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Volume II Issue IX

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Social Justice: A Descriptive Phrase or a Core Value

Bruce Oliver

Bruce facilitating a Leading the Learning® workshop


The work of school personnel can be very intense. We are on the move all day long, rarely having time to stop and reflect on why we do the job that we do. Some of my most satisfying moments as a school administrator came when I had time to see the “big picture” and to engage in conversations with fellow administrators about the work we were doing.

At our August ASK Group Consultants and Associates meeting in Alexandria, Virginia we discussed a wide range of subjects including such timely topics as mentoring, differentiation, professional learning communities, parallel block scheduling, data gathering, analysis, and use, assessing student work, leadership skills, and concept-based instruction. When Theresa West introduced the topic of social justice she spoke with such passion and eloquence about her views that all those around the table were impacted by her words. It was clear that she had a definite vision as to what she wished to accomplish as the leader of her school.

She began by saying that she felt that equality in America comes about in public education. She noted that when we have people who come from all over the world and from all socioeconomic levels in our schools, it is our obligation to “get them up to par” with all the different social structures that exist in our society. The work of public school educators must be to help all of the children in our schools experience success. We must work tirelessly to make sure that all children are learning and making progress. Simply put, success breeds success. When students learn and succeed, they are motivated and gain confidence in themselves. They begin to see the results of their efforts because their teachers have not allowed them to fail.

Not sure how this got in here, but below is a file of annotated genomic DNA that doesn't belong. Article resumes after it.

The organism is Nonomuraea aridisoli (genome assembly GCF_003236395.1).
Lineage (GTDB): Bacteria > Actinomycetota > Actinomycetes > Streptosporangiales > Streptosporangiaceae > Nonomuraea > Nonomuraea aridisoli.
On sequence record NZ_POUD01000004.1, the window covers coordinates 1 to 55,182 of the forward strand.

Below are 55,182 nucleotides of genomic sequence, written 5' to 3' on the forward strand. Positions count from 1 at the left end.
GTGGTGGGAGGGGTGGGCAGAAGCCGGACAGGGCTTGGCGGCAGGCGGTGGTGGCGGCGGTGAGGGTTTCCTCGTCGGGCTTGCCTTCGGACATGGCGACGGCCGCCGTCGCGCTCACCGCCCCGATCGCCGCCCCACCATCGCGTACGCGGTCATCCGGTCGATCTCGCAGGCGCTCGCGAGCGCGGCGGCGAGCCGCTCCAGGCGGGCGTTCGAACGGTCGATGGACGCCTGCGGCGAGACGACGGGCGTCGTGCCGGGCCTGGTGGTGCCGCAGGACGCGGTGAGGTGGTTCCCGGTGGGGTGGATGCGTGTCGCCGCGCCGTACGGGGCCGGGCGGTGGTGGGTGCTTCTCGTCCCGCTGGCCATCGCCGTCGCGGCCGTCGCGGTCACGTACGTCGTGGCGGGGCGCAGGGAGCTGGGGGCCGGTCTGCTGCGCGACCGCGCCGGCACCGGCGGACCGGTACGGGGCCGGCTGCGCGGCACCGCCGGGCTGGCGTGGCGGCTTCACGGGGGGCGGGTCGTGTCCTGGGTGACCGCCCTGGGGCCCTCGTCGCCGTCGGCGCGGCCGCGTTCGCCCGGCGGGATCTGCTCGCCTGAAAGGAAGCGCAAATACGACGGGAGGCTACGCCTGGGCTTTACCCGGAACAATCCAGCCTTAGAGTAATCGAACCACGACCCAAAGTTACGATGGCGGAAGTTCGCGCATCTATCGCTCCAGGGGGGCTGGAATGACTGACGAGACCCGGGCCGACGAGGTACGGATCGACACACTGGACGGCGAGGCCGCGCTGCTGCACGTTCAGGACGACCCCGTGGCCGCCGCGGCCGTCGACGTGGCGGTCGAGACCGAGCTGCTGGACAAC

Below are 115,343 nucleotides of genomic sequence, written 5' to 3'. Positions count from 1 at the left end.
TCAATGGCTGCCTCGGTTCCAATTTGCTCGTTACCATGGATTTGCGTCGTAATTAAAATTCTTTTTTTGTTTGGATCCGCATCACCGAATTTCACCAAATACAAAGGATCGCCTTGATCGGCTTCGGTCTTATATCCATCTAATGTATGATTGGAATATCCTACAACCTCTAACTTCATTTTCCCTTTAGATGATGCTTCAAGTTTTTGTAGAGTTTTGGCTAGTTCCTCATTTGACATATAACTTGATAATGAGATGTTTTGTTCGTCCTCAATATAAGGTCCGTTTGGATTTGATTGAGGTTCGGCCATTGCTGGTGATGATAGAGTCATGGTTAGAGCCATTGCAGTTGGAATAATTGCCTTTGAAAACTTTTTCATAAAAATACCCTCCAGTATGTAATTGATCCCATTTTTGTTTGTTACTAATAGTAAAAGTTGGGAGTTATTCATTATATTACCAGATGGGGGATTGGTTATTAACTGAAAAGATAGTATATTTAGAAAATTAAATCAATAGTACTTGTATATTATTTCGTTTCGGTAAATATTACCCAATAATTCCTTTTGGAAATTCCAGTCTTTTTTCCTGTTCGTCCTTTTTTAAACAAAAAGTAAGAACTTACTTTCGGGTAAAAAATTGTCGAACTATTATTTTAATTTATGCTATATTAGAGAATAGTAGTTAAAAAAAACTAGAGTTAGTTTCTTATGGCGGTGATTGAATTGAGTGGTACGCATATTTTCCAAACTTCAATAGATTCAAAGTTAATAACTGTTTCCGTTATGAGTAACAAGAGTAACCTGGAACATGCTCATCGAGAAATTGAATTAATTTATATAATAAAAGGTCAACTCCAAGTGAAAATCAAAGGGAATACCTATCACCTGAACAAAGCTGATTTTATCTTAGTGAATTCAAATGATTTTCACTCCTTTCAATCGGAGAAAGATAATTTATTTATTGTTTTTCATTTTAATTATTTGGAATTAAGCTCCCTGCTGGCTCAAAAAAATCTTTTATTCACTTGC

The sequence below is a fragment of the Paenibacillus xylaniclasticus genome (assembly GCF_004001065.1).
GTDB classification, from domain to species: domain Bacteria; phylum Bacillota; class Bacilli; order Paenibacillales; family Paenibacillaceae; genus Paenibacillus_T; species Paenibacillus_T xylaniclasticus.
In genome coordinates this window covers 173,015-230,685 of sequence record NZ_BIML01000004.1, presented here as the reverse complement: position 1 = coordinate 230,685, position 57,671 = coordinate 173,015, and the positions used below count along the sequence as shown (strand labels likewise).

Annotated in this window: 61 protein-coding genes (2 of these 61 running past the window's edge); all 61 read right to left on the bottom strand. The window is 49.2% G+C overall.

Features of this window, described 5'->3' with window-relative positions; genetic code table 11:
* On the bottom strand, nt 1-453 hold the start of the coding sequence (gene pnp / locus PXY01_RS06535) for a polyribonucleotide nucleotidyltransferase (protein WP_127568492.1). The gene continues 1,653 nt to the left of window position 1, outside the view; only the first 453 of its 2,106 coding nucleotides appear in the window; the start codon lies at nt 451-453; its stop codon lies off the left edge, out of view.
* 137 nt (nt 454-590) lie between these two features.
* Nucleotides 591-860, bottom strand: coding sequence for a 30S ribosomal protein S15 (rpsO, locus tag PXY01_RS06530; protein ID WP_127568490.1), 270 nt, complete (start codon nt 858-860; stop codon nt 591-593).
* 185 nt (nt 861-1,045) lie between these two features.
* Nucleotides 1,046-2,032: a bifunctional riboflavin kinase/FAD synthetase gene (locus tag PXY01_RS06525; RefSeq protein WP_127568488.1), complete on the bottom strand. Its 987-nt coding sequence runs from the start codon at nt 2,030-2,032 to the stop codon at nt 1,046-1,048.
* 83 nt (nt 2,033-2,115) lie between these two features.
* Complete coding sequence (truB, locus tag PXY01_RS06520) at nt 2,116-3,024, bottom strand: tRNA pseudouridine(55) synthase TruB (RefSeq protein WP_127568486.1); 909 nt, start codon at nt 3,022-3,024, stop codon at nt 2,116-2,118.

As Theresa continued to share her thinking, she further explained that one of our mandates was not only to ensure that our children were making progress in school but also to teach them how to achieve success on the required standardized tests they must take. Scores on tests often serve as the gateway to advanced courses in high school. Likewise, scores on tests are part of the criteria used to determine admission to college. When our children are given opportunities to learn how to improve their performance on standardized tests, they will achieve at higher levels and be on the road to brighter futures and better lives.

We cannot make excuses or accept complacency when students do not learn. We cannot say that some students are not motivated, or some students simply cannot learn, or that some parents simply do not care if their children achieve in school. A headline in a recent newspaper article read: “What Parents Want From Teachers.” Two Harvard economists completed a study this past summer which was released by the National Bureau of Economic Research. They concluded that parents in more affluent areas want teachers who promote overall student satisfaction, but are not as interested in a teacher’s ability to raise standardized math or reading scores. However, parents in higher poverty areas value student achievement and are indifferent to reports about a “teacher’s ability to establish and promote student satisfaction.” Although many parents of poverty do not have the skill or “know how” to deal with school bureaucracies, we cannot conclude that they are not interested in what happens to their children in school. They want their children to have greater economic opportunities in their future and they see education as the key to improved lifestyles.

Children are coming to us from all over the world; some have received little or no education in their home countries. In addition, we are working with children who come from intense poverty as the rate of poverty in the United States has risen for the third straight year. With all the challenges we face every day, we cannot forget the power that our schools hold. Michael Fullan has written that “it is not acceptable for us to know a child is failing and not do something about it. Further, conflict avoidance in the face of poor performance is an act of moral neglect.” We are obligated to confront these issues and serve as the catalysts for positive change. We must make social justice not simply a descriptive phrase but a viable reality in the current and future lives of our children.



Permission is granted for reprinting and distribution of this newsletter for non-commercial use only. Please include the following citation on all copies:
Oliver, Bruce. “Social Justice: A Descriptive Phrase or a Core Value.” Just for the ASKing! September 2005. Reproduced with permission of Just ASK Publications & Professional Development (Just ASK). © 2006 Just ASK. All rights reserved. Available at www.justaskpublications.com.